Heavy rain last night, and now the muddy cocoa-coloured water almost overflowed the banks of the narrow brook as it snaked its way to the sea. Yellow water lilies leaned over in the strong current. The hot rays of the sun melted the morning mist.
Two figures walking close together appeared round a bend in the pathway which followed the meanderings of the brook. Two women. One appeared very frail as she shuffled along in her bright orange wellies, trying to avoid the puddles in her path. Her matching orange raincoat was slightly too large, hanging down way below the knees of her white trousers. She was pale, striking white hair in an almost fashionable page cut, thin and not very tall, probably over eighty. Her thin arm, submerged in the oversized raincoat, was hooked over the arm of the other woman. She was younger and much taller, the older woman not quite reaching up to her armpit. The younger woman had a soft olive face, surrounded by a colourful tight shawl which concealed her hair, long flowing blouse and skirt, heavily patterned in dark green and brown, on her feet a pair of intense white sneakers. They walked slowly, the older woman leaning on her companion’s arm for support, both silent and looking dead ahead.
I stepped aside to let them pass on the narrow pathway. The only sound came from the water on its way to the sea. As the couple passed by, I was sure I could hear their thoughts.
The older woman thought; this is my first outing for ages. There’s so much to see and hear and smell, I just can’t take it all in. Wonder what she thinks about this? What was her name again? Must be boring to be sent out to walk me, like taking the dog out for a walk. She should be having fun with others her own age instead of this. We just have nothing to talk about. I’m so curious about where she comes from. But you can’t ask, can you! Might think I’m nosy. All these puddles – good job I got my wellies on. Poor girl in those thin shoes. She’ll catch her death of cold. Perhaps they don’t use wellies where she comes from.
The younger woman thought; here we are again, now it’s Gertie’s turn for a trip around the park. If only she would talk it’d feel less like taking the dog out for a walk. I’m sure she has a lot of stories to tell. Wonder where she grew up and what it was like when she was young? But you can’t ask, can you? Might think I’m nosy. Ahh! my bad luck. Right in a puddle with my sneaker. Went straight through – wish I had wellies like her.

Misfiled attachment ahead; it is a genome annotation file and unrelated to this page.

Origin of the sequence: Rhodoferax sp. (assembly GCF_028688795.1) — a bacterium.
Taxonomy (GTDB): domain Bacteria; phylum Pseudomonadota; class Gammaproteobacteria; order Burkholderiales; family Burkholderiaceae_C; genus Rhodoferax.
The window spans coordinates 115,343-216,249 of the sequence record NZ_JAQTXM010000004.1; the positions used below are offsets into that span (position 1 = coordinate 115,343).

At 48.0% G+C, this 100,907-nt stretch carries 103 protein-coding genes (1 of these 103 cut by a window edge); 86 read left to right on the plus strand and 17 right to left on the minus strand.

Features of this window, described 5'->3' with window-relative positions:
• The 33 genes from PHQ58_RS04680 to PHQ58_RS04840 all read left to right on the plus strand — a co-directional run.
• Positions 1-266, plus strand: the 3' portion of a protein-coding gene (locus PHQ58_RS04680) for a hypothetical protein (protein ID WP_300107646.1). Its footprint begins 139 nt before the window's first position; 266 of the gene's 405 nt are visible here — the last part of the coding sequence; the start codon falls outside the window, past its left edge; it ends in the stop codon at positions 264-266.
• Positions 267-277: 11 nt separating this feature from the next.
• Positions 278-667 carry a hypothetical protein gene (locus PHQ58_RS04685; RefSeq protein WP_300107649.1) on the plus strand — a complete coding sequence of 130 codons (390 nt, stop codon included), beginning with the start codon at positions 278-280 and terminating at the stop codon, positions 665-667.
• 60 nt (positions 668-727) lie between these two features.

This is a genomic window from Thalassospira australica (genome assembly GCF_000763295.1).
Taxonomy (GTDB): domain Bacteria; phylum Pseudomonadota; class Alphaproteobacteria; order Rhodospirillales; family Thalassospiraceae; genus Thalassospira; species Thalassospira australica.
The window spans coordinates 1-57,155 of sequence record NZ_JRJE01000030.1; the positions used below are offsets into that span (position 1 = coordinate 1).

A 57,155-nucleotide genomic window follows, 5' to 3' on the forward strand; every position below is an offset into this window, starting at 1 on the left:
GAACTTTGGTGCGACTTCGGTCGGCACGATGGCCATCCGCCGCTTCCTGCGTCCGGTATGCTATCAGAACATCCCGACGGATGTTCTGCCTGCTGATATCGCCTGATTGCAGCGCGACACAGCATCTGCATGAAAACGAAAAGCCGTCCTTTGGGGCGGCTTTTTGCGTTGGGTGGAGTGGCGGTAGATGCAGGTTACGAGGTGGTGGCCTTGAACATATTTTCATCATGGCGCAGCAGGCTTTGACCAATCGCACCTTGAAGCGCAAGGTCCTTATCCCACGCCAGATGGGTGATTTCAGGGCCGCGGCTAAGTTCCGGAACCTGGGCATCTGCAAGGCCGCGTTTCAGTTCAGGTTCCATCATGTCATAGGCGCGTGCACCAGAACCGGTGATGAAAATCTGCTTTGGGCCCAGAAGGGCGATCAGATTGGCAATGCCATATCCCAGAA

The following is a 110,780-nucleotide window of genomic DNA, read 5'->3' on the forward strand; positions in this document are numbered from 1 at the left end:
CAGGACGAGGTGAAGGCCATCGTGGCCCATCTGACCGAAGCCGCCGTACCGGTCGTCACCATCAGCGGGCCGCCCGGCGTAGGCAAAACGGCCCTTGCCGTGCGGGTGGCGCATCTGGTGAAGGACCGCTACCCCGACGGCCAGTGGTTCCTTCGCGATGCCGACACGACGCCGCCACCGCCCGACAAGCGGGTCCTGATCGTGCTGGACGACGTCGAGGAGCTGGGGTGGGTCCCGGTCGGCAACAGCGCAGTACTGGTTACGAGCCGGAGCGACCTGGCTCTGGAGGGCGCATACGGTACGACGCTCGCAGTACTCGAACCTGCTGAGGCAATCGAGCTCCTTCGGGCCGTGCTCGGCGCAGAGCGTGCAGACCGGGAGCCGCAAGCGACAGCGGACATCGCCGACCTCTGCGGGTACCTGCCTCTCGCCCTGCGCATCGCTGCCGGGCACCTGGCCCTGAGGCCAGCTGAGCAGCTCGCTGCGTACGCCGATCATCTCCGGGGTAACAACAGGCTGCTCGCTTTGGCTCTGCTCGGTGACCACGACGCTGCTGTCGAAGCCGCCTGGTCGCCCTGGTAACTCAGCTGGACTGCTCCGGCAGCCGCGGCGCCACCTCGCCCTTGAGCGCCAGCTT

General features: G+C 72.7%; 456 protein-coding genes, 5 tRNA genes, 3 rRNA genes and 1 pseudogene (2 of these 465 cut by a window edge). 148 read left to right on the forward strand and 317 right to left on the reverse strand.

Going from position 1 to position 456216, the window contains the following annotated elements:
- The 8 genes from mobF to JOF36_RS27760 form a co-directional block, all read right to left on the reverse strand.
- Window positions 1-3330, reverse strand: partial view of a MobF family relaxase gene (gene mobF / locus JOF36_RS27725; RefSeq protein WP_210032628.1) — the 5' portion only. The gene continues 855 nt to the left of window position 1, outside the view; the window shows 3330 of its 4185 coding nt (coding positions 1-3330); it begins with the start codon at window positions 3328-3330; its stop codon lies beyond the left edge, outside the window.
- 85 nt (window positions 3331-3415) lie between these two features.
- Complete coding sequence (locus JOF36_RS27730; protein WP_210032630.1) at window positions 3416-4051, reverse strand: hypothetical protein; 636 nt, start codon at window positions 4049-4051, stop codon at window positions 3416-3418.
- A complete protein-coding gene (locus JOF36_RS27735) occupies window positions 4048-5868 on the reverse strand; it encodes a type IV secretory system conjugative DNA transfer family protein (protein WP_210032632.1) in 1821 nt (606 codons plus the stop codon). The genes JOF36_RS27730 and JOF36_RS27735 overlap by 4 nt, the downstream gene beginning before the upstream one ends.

Turning I saw that they took a firmer grip on each other and continued on their slow, silent walk along the brook.
She sat on a corner seat at the end of the carriage and opened her fur-lined coat wide, oblivious to the other commuters. Sitting in her cosy corner nest she smiled to herself, ruminating on past memories or pleasures to come. The train rattled on, exchanging passengers at each station.
Suddenly her warm dark voice slices through the carriage; “John!” and then again “John!”, much too sensual for a regular morning commuter greeting. A man in his late 40’s is walking slowly along the aisle towards her, head held high with a scarf chokingly tight around his neck, giving him an aloof expression. As he approaches the woman he pretends to suddenly notice her and exclaims “Hello, fancy meeting you here”. He reaches out to shake her hand, as distant acquaintances do. “Yes, what a surprise” she replies, grabs his arm and pulls him into her corner nest. She links arms and snuggles up to him, face bubbling over with joy. His token resistance is noted by the other commuters, peeping from behind newspapers or glancing up from smart phones. She pulls him closer, like a spider hauling in its prey. Their conversation is muted, whispered almost. New passengers glance furtively at the couple before turning away, looking troubled or perhaps envious.
The train jerks to a halt, ready to offload another batch of commuters. The man disentangles his arm and plants a loud wet kiss on her mouth, jumps up and clears the doors just before they slam. He strides off along the platform without a backward glance, leaving behind only the hissing sound as the doors lock into place. Smiling, she raises her hand to wave but then hesitates, letting it fall back heavily into her lap. The woman snuggles down again into her coat, hugging herself tightly as if he was still there. The other passengers relax, their daily commuter routine back to normal as the train disappears into the dark tunnel.
The man slowly climbs the stairs from the cave-like station, breathing laboured and perspiring slightly as he reaches the open air of the park. He is in a hurry, wiping his mouth carefully with the back of his left hand, lips pale and tense, eyes too clouded to notice the yellows and reds of the trees.